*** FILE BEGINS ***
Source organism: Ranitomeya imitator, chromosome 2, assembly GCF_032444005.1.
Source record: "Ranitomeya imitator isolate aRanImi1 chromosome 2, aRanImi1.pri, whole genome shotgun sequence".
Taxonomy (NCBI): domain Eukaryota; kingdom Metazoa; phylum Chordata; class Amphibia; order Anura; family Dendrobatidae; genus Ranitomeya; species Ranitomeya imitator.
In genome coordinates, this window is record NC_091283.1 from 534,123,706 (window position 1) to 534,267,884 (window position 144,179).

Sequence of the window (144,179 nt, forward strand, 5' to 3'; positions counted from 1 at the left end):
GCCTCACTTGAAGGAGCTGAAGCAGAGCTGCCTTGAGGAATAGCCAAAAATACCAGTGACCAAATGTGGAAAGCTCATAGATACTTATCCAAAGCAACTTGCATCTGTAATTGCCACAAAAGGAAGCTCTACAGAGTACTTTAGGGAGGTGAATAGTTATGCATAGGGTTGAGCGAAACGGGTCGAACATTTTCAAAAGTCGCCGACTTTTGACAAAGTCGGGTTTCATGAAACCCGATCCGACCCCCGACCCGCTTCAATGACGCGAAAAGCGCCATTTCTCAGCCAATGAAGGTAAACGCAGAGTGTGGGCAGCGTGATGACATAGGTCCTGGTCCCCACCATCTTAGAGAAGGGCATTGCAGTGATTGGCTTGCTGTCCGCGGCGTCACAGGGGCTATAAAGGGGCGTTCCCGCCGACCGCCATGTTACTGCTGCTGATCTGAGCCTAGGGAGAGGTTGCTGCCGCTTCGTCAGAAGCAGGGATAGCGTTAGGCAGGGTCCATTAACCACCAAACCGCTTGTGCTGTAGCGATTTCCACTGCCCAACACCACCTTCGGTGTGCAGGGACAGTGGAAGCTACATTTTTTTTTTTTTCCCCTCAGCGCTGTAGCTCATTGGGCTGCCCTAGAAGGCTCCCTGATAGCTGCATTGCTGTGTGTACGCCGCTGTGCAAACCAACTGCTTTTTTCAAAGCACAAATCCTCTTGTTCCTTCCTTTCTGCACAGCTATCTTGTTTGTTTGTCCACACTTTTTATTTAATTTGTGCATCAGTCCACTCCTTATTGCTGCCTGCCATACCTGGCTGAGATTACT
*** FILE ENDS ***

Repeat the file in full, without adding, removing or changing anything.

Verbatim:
Source organism: Ranitomeya imitator, chromosome 2, assembly GCF_032444005.1.
Source record: "Ranitomeya imitator isolate aRanImi1 chromosome 2, aRanImi1.pri, whole genome shotgun sequence".
Taxonomy (NCBI): domain Eukaryota; kingdom Metazoa; phylum Chordata; class Amphibia; order Anura; family Dendrobatidae; genus Ranitomeya; species Ranitomeya imitator.
In genome coordinates, this window is record NC_091283.1 from 534,123,706 (window position 1) to 534,267,884 (window position 144,179).

Sequence of the window (144,179 nt, forward strand, 5' to 3'; positions counted from 1 at the left end):
GCCTCACTTGAAGGAGCTGAAGCAGAGCTGCCTTGAGGAATAGCCAAAAATACCAGTGACCAAATGTGGAAAGCTCATAGATACTTATCCAAAGCAACTTGCATCTGTAATTGCCACAAAAGGAAGCTCTACAGAGTACTTTAGGGAGGTGAATAGTTATGCATAGGGTTGAGCGAAACGGGTCGAACATTTTCAAAAGTCGCCGACTTTTGACAAAGTCGGGTTTCATGAAACCCGATCCGACCCCCGACCCGCTTCAATGACGCGAAAAGCGCCATTTCTCAGCCAATGAAGGTAAACGCAGAGTGTGGGCAGCGTGATGACATAGGTCCTGGTCCCCACCATCTTAGAGAAGGGCATTGCAGTGATTGGCTTGCTGTCCGCGGCGTCACAGGGGCTATAAAGGGGCGTTCCCGCCGACCGCCATGTTACTGCTGCTGATCTGAGCCTAGGGAGAGGTTGCTGCCGCTTCGTCAGAAGCAGGGATAGCGTTAGGCAGGGTCCATTAACCACCAAACCGCTTGTGCTGTAGCGATTTCCACTGCCCAACACCACCTTCGGTGTGCAGGGACAGTGGAAGCTACATTTTTTTTTTTTTCCCCTCAGCGCTGTAGCTCATTGGGCTGCCCTAGAAGGCTCCCTGATAGCTGCATTGCTGTGTGTACGCCGCTGTGCAAACCAACTGCTTTTTTCAAAGCACAAATCCTCTTGTTCCTTCCTTTCTGCACAGCTATCTTGTTTGTTTGTCCACACTTTTTATTTAATTTGTGCATCAGTCCACTCCTTATTGCTGCCTGCCATACCTGGCTGAGATTACT